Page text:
India | Centre for Science and Environment

India


Control your food. It is your business

Our control over our food and our health requires inventive institutional reordering and new ideas about the way food regulations work.

The battle for control of our bodies

They say you are what you eat. But do we know what we are eating? Do we know who is cooking and serving us the food we take to our kitchens and then into our bodies?

Vedanta and lessons in conservation

The Forest Rights Act of 2006—also known as the Scheduled Tribes and Other Traditional Forest Dwellers (Recognition of Forest Rights) Act—came after considerable and bitter opposition from conservation groups.

From where our food will come

Vijay Jawandhia is a farmer in Vidarbha, the region which brought home to us the crisis that is compelling farmers to kill themselves. He is also a leader of farmers. Recently, he spoke of new challenges: "In my village we are hiring vehicles and bringing people from cities to work in the field." Sounds bizarre but news stories from across farming regions suggest a similar trend.
 

See the light

There is no question that India desperately needs to generate more power. The energy indicators say it all. It has the lowest per capita consumption of electricity in the world. This when access to energy is correlated with development, indeed with economic growth.

What monsoon means

There is one being-Indian-thing, which spans the urban-rural and the rich-poor divide: our annual watch and wait for the monsoon. It begins every year, without fail as heat climbs and the monsoon advances. The farmers wait desperately because they need the rain at the right time to sow their crops. The city managers wait because by the beginning of each monsoon period, the reservoirs that supply water to cities are precariously low. All of us wait, in spite of our air-conditioned living, for the relief rain brings to the scorching heat and dust.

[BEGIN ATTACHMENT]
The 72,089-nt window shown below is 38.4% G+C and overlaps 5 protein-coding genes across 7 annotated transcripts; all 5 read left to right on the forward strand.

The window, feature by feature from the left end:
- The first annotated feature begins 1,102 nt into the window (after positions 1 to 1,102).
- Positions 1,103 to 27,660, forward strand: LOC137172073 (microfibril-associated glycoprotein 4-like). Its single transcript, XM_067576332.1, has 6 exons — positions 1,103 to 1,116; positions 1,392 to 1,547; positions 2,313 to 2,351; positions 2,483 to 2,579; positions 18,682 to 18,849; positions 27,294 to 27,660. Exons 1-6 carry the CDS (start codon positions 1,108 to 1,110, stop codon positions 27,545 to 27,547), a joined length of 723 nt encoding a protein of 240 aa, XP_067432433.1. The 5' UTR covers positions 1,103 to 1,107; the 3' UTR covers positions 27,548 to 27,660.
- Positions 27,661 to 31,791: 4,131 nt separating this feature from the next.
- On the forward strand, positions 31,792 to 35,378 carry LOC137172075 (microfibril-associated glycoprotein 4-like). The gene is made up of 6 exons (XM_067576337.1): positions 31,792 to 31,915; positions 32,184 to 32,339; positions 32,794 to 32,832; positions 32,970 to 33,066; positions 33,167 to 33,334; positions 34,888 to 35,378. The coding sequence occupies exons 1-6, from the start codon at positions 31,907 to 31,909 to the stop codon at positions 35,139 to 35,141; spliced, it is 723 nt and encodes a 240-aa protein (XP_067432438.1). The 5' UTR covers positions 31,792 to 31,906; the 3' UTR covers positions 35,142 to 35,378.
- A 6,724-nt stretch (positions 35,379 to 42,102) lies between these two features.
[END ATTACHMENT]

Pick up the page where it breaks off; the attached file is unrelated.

Press Release: The e-waste industry in India: CSE exposes what lies beneath

 New Delhi, May 18 2010

01Cover DLpix.jpg
Front Page Teaser: 

May 18, 2010
Warns new draft regulations might be ineffective in controlling illegal trade in e-waste.

All is not well: climate negotiations in a new avatar

Climate change negotiations—cold after the freeze at Copenhagen—have warmed up again. In early April, negotiators met in Bonn, Germany, on the possible agreement that could be signed at the meet scheduled in December 2010 in Mexico. This was followed by a US-convened meet of the Major Economies Forum, better named the major emitters forum, in Washington. Next weekend, the group calling itself BASIC—China, Brazil, South Africa and India—is meeting in Cape Town to come up with its common position on negotiations.

Mercury: Heavy Toxin

Mercury is a very toxic and dangerous substance. It is  poisonous in all forms - inorganic, organic or elemental. Mercury is a proven neurotoxin. Inhaling mercury vapours can severely damage the respiratory tract. Sore throat, coughing, pain or tightness in the chest, headache, muscle weakness, anorexia, gastrointestinal disturbance, fever, bronchitis and pneumonitis are symptoms of mercury toxicity. Health concerns should be reason enough for us to properly manage its imports and disposal. On the contrary, mercury has come to severely contaminate land, water, air and the food chain throughout India.

A climate change for the artisan

Will demand for eco-friendly foods means a decline in artisnal skills?

by Sudhansu Das, journalist and writer, Pune

Follow us on 
 
 
 
 
 
 
 
 
 
 

 
 
 
 
 
 
gobar times